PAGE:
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Martin Creed, Work No. 1674, Anouchka, 2013, pencil and watercolor on paper, 11 1/8 x 8 1/8".

Martin Creed

Gavin Brown's enterprise | 620 Greenwich Street

Martin Creed, Work No. 1674, Anouchka, 2013, pencil and watercolor on paper, 11 1/8 x 8 1/8".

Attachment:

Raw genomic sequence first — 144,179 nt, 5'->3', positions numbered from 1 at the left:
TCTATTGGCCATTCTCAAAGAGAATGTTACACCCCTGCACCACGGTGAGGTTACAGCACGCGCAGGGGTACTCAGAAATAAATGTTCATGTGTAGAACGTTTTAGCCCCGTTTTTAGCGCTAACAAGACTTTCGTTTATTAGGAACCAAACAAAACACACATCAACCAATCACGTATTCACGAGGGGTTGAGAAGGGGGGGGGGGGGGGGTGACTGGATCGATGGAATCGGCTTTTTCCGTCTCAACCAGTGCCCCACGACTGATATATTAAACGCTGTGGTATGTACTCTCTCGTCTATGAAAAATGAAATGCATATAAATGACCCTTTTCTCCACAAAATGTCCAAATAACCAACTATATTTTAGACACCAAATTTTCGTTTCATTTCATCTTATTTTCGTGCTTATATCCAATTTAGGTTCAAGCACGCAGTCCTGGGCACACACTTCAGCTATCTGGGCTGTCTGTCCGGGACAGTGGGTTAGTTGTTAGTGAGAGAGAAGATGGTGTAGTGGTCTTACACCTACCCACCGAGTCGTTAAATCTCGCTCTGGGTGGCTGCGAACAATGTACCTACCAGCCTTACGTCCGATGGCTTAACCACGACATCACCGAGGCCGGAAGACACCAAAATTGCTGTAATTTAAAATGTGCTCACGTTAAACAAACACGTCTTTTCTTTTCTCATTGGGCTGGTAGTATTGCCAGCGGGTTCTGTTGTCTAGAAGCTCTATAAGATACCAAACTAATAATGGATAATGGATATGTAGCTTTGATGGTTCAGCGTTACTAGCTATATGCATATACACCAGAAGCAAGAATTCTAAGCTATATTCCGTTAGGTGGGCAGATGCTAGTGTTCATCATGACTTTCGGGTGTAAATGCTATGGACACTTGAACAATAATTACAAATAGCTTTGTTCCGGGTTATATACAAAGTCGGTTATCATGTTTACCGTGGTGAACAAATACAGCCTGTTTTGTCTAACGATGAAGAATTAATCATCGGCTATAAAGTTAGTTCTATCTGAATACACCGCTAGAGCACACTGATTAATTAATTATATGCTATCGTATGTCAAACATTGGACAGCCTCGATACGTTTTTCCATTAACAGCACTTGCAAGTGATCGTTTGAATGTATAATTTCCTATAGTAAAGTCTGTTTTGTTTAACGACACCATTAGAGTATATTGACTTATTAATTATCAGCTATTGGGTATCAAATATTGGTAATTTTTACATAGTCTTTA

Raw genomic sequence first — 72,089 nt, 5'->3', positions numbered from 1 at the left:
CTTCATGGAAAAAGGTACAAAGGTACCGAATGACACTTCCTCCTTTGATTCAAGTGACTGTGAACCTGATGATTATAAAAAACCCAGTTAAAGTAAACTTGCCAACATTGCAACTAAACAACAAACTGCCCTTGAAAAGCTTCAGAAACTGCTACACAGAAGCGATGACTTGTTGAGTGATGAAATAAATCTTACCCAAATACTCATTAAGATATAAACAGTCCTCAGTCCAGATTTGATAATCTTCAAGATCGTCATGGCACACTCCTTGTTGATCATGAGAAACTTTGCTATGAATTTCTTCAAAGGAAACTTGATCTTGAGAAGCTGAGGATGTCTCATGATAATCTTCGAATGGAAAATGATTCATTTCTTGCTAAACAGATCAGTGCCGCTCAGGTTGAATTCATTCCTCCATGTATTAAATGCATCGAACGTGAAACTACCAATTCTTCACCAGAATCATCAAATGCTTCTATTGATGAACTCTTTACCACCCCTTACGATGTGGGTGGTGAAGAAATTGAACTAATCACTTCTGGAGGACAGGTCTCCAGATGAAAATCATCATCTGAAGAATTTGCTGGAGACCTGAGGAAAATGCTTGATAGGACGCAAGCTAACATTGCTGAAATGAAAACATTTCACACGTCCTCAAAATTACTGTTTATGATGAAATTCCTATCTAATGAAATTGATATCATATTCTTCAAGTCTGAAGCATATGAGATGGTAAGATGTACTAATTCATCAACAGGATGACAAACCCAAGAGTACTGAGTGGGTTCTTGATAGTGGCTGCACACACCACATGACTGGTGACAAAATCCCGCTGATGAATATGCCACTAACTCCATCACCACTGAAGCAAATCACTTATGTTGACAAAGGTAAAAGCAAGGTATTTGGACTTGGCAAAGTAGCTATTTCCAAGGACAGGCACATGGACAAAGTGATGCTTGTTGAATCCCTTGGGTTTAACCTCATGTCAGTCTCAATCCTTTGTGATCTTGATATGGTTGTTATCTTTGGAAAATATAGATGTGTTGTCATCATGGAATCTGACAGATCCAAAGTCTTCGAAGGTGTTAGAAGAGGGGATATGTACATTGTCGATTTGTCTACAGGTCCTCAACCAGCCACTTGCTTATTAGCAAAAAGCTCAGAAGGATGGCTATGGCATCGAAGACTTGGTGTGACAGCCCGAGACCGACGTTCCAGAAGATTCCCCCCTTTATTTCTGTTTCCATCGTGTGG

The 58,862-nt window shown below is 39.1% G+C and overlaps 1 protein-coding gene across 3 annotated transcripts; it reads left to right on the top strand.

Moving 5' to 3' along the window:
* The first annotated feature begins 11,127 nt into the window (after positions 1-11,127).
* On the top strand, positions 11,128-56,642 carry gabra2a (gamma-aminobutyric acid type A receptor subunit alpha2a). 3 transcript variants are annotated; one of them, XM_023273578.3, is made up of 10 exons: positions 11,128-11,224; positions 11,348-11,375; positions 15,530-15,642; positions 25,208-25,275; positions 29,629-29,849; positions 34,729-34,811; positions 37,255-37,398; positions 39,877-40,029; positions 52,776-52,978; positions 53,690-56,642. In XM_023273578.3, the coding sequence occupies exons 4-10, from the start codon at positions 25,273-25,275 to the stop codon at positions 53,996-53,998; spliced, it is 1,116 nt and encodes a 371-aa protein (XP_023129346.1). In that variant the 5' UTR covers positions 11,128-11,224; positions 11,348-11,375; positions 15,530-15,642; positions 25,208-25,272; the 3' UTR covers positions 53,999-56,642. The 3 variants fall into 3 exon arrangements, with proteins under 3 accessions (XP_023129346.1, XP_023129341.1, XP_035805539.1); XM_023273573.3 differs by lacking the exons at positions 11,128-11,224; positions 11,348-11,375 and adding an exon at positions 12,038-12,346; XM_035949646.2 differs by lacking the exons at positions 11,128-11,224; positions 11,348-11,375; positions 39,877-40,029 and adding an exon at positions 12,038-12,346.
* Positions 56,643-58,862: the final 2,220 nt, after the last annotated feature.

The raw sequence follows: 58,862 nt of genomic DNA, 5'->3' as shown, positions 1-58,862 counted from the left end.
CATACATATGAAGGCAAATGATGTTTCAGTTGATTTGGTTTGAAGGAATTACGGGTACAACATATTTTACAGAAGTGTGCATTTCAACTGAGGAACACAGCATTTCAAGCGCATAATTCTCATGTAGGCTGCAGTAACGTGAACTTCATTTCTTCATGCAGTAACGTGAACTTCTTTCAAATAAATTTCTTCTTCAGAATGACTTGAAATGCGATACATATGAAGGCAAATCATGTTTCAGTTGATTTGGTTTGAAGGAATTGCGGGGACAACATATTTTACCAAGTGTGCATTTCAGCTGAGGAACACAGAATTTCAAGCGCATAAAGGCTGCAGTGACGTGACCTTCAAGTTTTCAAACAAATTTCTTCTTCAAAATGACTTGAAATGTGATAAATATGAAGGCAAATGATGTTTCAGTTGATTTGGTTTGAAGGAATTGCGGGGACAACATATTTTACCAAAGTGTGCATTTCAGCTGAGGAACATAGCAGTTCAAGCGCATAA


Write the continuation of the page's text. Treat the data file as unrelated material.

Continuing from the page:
What becomes of a Conceptual artist when he runs out of ideas? He becomes, with luck, an artist—without adjectives. Martin Creed has had some pretty great ideas in his day, enough to show that he knows implicitly what some artists never quite get around to learning: that a great art idea is one whose execution makes possible something that you’d never have imagined from its formulation. Case in point: his Work No. 202: Half the air in a given space, 1998, whose Robert Barry–esque ineffability (compare that artist’s designation as works, in 1969, of quantities of inert gases released into the atmosphere) is belied by the infantine delight of seeing it embodied by thousands of party balloons. Or else his Work No. 850, 2008, for which runners sprinted through the Duveen Galleries of the Tate Britain, in a kind of uncanny encapsulation of the stately “march of time” that museums

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